Parents sound off on student sexual harassment claims

LINCOLN CITY — Multiple parents of Oceanlake Elementary School students showed up to the Lincoln County School Board meeting Tuesday night, expressing concern the school district and Oceanlake staff aren’t properly handling situations involving alleged sexual harassment between students.

School administrators meanwhile say confidentiality rules prevent them from offering a detailed response to the claims, but they’ll share investigation results when they are complete.

The Oregon Department of Education is investigating at least one incident involving the claim that a student was sexually assaulted by a classmate in full view of another student last school year, one of several incidents involving the student said to be victimized. That student’s mother, Tiffany Hill, posted about the situation on Facebook in March and was one of the several parents to confront the school board about the perceived inaction Tuesday.

“This happened around 11 a.m. and I was not notified until 3 p.m. and my son was left scared, terrified and spent the rest of the day by himself,” Hill said of her son’s attack. “This student threatened my son, and in January started taunting my son once again.”

After the first incident, Hill requested her son be moved to a different classroom so as not to be in the same class as his attacker, but was denied. Two weeks later, she said during the school board meeting, Hill’s son was moved after he and his attacker exchanged threats on school grounds. The change in class caused Hill’s son to have a meltdown at school, she said.

“I felt if my child had been allowed to change classes when I made the request in March [2018], all these altercations would have been avoided,” she said.

There were additional claims of incidents involving sexual misconduct and Hill’s son. At a later date, Hill said, she walked her child onto the school bus to find a fully naked student sitting right behind the bus driver. The school district and the bus company, she said, never adequately addressed her concerns.

Other incidents in which Hill’s son were victimized continued to happen at school, which she said the school district never notified her about. Eventually, she felt compelled to withdraw her son from the school district and homeschool him.

Other Oceanlake Elementary School parents complained the student-to-teacher ratio is too high, allowing situations like the ones surrounding Hill’s son. One parent complained her autistic son had his shoes taped to him so he couldn’t take them off on campus.

“I was told that was the way they were going to handle him taking off his shoes,” said Kara Johnson, the autistic son’s mother. “He’s autistic. He has ticks. He doesn’t like wearing shoes.”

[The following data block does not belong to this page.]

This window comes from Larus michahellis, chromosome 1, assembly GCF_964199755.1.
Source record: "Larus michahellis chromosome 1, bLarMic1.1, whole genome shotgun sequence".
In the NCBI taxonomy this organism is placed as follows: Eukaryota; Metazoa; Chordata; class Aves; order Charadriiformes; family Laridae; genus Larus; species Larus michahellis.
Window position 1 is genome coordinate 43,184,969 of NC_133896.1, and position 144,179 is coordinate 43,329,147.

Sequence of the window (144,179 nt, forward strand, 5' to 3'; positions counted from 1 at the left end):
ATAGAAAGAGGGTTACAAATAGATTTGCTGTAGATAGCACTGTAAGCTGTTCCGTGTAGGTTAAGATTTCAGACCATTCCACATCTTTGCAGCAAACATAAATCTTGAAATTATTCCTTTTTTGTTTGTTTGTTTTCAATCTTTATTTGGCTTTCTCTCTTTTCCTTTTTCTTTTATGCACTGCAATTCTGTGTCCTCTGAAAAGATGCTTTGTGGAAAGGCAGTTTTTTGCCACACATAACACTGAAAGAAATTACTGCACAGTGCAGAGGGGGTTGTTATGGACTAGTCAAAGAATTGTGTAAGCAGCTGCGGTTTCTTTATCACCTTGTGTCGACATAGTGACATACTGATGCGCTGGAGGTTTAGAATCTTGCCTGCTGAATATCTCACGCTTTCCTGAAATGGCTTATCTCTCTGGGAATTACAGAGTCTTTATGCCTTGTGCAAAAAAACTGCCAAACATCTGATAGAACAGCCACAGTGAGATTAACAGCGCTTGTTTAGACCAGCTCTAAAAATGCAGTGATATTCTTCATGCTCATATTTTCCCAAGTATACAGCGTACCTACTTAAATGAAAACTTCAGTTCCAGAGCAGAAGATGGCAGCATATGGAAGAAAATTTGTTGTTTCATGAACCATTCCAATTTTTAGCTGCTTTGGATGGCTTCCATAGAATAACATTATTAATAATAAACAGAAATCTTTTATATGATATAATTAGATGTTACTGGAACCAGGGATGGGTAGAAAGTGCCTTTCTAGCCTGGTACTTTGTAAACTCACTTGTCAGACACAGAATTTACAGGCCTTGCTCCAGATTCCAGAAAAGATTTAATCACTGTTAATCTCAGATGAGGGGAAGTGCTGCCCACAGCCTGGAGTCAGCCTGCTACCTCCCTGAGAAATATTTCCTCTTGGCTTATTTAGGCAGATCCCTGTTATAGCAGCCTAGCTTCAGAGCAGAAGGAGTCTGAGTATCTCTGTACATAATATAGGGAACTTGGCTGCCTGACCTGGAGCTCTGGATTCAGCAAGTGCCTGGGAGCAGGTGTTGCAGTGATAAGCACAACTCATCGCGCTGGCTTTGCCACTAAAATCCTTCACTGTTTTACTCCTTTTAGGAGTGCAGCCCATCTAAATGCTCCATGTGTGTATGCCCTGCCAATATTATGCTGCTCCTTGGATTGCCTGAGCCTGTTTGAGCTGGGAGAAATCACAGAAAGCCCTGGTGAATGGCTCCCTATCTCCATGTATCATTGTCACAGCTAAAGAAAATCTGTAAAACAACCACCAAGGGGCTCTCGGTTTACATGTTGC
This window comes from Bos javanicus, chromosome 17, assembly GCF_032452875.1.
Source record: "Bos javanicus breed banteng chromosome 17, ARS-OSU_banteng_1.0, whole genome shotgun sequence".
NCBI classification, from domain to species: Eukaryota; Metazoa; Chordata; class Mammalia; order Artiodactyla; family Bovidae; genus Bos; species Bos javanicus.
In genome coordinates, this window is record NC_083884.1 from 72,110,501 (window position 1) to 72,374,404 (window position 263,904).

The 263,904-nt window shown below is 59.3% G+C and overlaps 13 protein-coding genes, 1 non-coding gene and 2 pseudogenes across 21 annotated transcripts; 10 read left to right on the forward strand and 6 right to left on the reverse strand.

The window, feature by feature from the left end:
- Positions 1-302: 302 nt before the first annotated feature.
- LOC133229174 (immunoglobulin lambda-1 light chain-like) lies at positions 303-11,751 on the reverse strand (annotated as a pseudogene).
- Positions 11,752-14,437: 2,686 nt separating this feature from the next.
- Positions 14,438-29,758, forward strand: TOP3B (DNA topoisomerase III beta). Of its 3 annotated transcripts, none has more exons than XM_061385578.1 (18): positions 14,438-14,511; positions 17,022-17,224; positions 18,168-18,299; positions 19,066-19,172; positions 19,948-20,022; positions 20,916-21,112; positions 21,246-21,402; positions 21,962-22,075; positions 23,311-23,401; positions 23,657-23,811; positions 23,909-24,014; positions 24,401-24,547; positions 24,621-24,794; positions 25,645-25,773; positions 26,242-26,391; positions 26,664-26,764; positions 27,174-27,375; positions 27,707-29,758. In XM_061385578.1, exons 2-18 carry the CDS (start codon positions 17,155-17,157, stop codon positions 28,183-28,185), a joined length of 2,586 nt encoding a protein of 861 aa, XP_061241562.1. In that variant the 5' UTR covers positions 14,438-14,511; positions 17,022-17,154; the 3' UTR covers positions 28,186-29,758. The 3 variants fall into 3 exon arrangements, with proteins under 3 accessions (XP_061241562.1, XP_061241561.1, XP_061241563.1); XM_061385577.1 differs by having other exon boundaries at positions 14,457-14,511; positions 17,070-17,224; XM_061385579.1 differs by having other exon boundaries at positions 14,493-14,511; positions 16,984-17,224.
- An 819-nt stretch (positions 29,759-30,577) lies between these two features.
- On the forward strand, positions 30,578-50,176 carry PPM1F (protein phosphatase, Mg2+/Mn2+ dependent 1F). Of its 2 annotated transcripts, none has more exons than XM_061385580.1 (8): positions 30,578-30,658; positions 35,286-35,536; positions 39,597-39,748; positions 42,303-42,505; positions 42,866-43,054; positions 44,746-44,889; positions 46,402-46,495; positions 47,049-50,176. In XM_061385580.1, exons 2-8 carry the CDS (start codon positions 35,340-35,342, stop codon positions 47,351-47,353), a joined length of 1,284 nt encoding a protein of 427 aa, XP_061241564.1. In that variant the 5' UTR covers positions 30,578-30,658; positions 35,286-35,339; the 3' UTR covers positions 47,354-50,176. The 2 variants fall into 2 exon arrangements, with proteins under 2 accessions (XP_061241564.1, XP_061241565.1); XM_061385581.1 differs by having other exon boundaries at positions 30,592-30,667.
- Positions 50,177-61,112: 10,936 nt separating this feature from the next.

To address the problems her son faced in the classroom, Johnson asked for half-days for her son, but said the request was denied by the school. Two doctors’ notes requesting half-days for Johnson’s son similarly were rejected, prompting Johnson to withdraw her son from the school district to homeschool him.

“He’s now eating, gaining weight and he knows how to spell his name the right way,” she said to the school board. “His teachers need help. We need help. When are we to get it?”

Hill, after hearing what other parents had to say, again addressed the school board, saying she wanted to see a lower student-to-teacher ratio in local schools and after incidents like the ones her son faced at school, parents should be notified immediately.

“I would like to see school district policy change, with better parent communication as an expectation,” Hill said. “I want to see a district policy added placing a cap of no more than 22 students in a classroom. It’s hard to keep students safe with more than 25 students in one classroom. If there would’ve been less students in my son’s class, maybe the teacher would have noticed three children missing.”

The parents weren’t the only ones with a platform to speak their minds Tuesday night. Karen Gray, the superintendent of the school district, said there wasn’t much they could say on the subject since the incident involving Hill’s son was under investigation by ODE. However, she added the school district takes student safety seriously and that the district wasn’t in much of a position to say anything.

“You are hearing one side of the coin, not any investigatory rebuttal to anything,” Gray said. “You’re not going to hear it here, because that’s not what we do. We’re not going to sit here arguing or presenting information about children that’s confidential.”

While the incident involving Hill’s son is under investigation, Gray said she couldn’t speak to the district’s side of the issue.

“When the investigation results come out, we’ll be reporting that to the media,” Gray said. “We’re just not there yet."


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